Island farmers, entrepreneurs and residents spent a few hours at Matsuda Farm and Island Spring Organics this past Monday learning how they could improve their crops or business practices through new environmental sustainability efforts.
Those efforts are thanks to Impact Bioenergy, an Auburn-based company that manufactures modular systems to convert food waste into plant food and low-carbon energy. Last year, it installed an anaerobic digester at Island Spring Organics’ tofu factory and started conducting crop trials at Matsuda Farm. While the factory has been using Impact Bioenergy’s anaerobic digester to take food waste and convert it into bio-fertilizer, Matsuda Farm has used that fertilizer on its fields.
“We really are excited to tag team this event because it is a lot more than just our company — it really is about the community on Vashon and the close-knit community you all have and the food economy that you have,” Srirup Kumar, community engagement officer for Impact Bioenergy, told event attendees in a greenhouse at Matsuda Farm.
Billed as “part educational workshop, part marketplace launch and part community forum,” Impact Bioenergy hoped to entice island farmers and businesses to purchase the digester’s products and services — the organic renewable natural gas and the organic bio-fertilizer.
Kumar said in an interview the event was perfectly timed almost a year out from Impact Bioenergy unveiling the anaerobic digester.
“Now that we’re installed and up and running, it’s time to really co-op the project and see how we can provide ecosystem services to the farmers on island,” Kumar said.
Kumar noted that both the that digester and the farm trials are the first “community-scale system” that Impact Bioenergy has ever launched.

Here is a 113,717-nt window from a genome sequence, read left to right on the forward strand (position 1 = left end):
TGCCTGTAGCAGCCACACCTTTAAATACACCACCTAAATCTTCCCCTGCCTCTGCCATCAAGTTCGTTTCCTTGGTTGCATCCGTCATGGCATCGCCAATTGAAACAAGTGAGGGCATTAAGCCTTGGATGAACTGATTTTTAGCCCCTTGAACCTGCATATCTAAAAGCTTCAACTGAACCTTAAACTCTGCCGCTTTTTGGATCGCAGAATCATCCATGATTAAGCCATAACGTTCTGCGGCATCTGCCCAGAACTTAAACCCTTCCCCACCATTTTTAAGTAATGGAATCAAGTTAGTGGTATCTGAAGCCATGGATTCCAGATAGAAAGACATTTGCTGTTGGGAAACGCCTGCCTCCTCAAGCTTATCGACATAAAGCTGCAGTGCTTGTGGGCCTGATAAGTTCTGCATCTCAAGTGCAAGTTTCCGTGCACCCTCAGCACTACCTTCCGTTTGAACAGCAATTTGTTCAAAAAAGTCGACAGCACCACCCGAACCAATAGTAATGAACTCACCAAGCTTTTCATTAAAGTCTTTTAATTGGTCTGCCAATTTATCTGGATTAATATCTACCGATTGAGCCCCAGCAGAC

“We’re inviting folks out from all walks to say, ‘Does this add value to your business? How can we reduce your costs and provide more value and at the same time, be more resilient together?’” Kumar said. “Any location can act like an island in terms of self-sufficiency — depending on themselves, growing their own food, producing their own energy, instead of constantly having trucks come in and out of their area.”
He added, “Let’s make this paradigm shift together and show how Vashon Island can be a leader and a model for others to act like an island.”
Digester production and test trials
Luke Lukoskie, Island Spring Organic’s owner, who could not attend the open house on Monday, said in a recent interview with The Beachcomber he is happy that his company started using the digester.
“I have always believed that there was money in the garbage — and now, the proof of concept exists,” he said. “My 45-year dream is coming true.”
Paco Joyce, an employee with Impact Bioenergy who works on island with the anaerobic digester, told The Beachcomber it’s been a “fun project” and well worth it getting the community involved.
“I think it’s going to fulfill a real unique niche here on the island, dealing with our organic waste and generating local fuel and plant food,” he said.
Tofu is made from soybeans, he explained, and after its processed, it’s left with okara — solid waste — and whey — which is liquid waste. Impact Bioenergy is taking both of those and using the whey to make it “a pumpable slurry.”
“We’re calling it ‘Organic Renewable Natural Gas — ORNG,” Joyce said.
Erika Carleton, development director for the Vashon-Maury Island Land Trust, which owns Matsuda Farm, bought the property years ago with the intent to lease it. But then farm officials realized that leasing the farm would put control of the property in the hands of a farmer. So the farm decided to manage it and hire someone specifically to do that.
“So that we could do these things that we thought of as public benefits,” Carleton said. “We weren’t sure entirely what all of those would be, but it didn’t take long for the community to start coming and bringing ideas to us. … Impact Bioenergy came around and said, ‘we’re looking for a place to do these trials’ — great.”
Carleton wrote in an email to the newspaper that the farm is “looking forward” to testing the above-ground biomass and soil nutrient levels in the test crops, in which red clover is the test subject. After those cover crops are tested, they will be transitioned to a food crop — kale.